By Susan Bearden
It’s easy to forget, while attending an education technology conference such as FETC, that many students lack the high speed home internet access that most educators take for granted. Whether due to cost, geography, or other factors, Pew research indicates that 5 million households with school age children do not have high speed internet access at home. Even If students have a cellphone, they may have a limited data plan and may not have easy access to another computing device, such as a tablet or laptop, on which to do homework assignments.
While there is no one silver bullet to address the challenges faced by students without home internet access, innovative districts are exploring a variety of strategies to close this digital divide. For more information and examples, check out the Consortium for School Networking’s (CoSN) digital equity toolkit as well as their digital equity blog series.
Low cost internet plans: Many major carriers ofter low cost internet plans (around $10/month) designed for low income families. Non-profit organization EveryoneOn serves as a clearinghouse for low cost internet plans and affordable computers. Users enter their zip code, confirm basic information about income levels and/or participation in government programs that serve low income families, and get a customized list of low cost internet plans for which they are eligible as well as organizations providing inexpensive computers. www.everyoneon.org
ConnectHomeUSA: EveryoneOn also leads ConnectHomeUSA, a program that aims to bridge the digital divide for public housing residents in the United States. ConnectHomeUSA helps residents in participating communities get connected at home and provides access to digital literacy training and educational content. While limited to select cities, schools with students in participating public housing programs could leverage ConnectHomeUSA to help bridge the digital divide in their communities. www.connecthomeusa.org
Identify and publicize community wifi hotspots: Some districts map out community hotspots where students can go to do homework. For example, Fairfax County Public Schools in Virginia created this interactive map and list of community internet access sites in school neighborhoods and surrounding areas.
Provide wifi hotspots: Some districts, like Green Bay Area Public Schools in Wisconsin, make wifi hotspots and laptops available for students to checkout from school libraries. Other districts, like Charlotte-Mecklenburg Public Schools in North Carolina and New York City Public Schools, have partnered with public libraries to make hotspots available for checkout. Non-profit Mobile Beacon provides hotspots with unlimited data to schools, libraries, and other non profits for $10/month. Their Bridging the Gap program, in partnership with nonprofit PC’s for People, helps schools, libraries, other nonprofits educate community members about high-quality, discounted computer offers and opportunities to purchase uncapped, low cost mobile internet broadband.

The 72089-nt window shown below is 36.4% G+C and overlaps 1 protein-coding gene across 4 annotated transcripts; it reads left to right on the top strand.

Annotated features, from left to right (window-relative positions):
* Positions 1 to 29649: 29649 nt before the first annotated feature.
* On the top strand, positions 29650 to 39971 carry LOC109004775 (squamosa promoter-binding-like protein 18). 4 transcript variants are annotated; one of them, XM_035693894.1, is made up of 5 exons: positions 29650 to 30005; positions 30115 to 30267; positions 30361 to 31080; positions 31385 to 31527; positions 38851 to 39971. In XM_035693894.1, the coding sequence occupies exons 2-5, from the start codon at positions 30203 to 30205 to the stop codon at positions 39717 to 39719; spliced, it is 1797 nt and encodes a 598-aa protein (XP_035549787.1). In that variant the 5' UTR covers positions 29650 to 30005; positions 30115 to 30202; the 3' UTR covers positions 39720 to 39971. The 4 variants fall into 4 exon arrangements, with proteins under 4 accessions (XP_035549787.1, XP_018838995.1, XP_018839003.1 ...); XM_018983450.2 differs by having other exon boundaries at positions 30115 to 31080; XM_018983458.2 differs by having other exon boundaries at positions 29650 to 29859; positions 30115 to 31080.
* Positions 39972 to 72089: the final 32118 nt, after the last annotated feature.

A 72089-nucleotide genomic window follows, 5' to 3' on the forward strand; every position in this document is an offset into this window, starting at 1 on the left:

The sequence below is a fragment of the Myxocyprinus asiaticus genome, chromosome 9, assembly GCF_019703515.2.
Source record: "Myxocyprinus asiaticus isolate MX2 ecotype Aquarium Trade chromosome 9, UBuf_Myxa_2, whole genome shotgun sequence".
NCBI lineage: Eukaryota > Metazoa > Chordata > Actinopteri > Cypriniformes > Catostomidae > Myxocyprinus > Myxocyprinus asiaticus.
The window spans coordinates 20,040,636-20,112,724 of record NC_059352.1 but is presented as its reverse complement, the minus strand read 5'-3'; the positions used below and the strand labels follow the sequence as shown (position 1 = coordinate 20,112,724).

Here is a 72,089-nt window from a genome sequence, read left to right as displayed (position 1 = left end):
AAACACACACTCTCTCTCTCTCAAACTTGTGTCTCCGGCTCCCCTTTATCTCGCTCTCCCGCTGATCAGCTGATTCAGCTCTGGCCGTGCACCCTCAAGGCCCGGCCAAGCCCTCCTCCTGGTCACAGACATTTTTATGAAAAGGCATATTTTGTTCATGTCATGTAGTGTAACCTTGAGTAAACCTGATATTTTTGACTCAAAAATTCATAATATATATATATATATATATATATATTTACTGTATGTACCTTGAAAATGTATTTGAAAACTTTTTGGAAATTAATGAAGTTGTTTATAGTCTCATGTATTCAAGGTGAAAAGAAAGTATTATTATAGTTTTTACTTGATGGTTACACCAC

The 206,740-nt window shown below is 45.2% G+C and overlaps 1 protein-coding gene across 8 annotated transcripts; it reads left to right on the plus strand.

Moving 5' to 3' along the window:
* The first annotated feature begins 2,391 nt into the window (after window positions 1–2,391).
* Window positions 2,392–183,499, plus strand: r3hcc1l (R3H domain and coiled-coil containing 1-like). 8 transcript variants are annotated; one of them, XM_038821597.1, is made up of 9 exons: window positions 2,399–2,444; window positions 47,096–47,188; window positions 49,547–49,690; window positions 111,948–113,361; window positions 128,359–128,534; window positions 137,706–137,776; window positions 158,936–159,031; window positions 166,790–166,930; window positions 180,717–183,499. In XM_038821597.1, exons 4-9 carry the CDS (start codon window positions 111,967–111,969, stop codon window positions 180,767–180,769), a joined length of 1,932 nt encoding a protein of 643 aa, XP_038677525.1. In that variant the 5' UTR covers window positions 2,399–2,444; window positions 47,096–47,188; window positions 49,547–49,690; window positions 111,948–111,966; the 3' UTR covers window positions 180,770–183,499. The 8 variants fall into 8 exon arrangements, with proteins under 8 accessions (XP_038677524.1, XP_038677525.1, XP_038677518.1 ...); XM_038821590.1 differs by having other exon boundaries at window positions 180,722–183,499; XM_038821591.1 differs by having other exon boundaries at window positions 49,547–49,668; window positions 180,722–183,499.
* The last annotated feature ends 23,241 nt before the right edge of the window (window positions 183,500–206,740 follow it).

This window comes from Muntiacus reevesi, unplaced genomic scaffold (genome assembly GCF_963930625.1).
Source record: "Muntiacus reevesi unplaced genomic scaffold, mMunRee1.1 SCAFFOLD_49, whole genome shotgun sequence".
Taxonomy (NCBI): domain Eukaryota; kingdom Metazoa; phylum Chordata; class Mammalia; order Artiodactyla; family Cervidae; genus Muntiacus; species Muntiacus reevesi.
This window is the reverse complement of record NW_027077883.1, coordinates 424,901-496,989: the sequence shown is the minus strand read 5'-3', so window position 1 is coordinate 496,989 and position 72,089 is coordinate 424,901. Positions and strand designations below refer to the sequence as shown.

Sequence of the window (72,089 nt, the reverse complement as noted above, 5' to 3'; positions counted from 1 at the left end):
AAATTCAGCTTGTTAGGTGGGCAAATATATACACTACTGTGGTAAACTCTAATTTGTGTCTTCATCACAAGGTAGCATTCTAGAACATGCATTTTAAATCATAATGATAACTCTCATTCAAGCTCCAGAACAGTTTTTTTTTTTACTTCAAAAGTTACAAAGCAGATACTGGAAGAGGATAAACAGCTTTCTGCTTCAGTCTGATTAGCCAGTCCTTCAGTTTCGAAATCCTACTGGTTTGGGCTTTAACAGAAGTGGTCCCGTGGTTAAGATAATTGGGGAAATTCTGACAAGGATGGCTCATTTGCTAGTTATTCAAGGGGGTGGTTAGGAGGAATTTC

Install wifi on school buses: Another innovative approach to addressing the homework gap involves installing WI-FI on school buses, allowing students with long bus commutes or who spend hours traveling to sporting events to access the internet to do their homework. Some districts even park buses overnight in low-income communities to provide students with internet access in the evening hours. The U.S. Department of Education’s K12 Technology Infrastructure guide, Building Technology Infrastructure for Learning, highlights how the Salamanca School District in New York State leverages bus wifi; additional case studies are available at Kajeet.com.
Homework Gap Grants: The Sprint 1 Million Project, which provides devices and free high speed internet access for high school students in Title I schools, is currently accepting applications for the 2018-2019 school year. Applications must be submitted by a high school or district. The T-Mobile EmpowerED program also provides off campus devices and data plans to low income students. Districts and eligible elementary, middle, and high schools can apply on a rolling basis. Check out their program FAQ’s. In addition, Kajeet provides this list of Homework Gap funding resources.
Although the challenges faced by students without home internet access can be considerable, they are not insurmountable, Amidst the hubbub and buzz surrounding FETC, as you head home after the conference, be sure to implement your technology initiatives in such a way as to help close the digital divide, not expand it.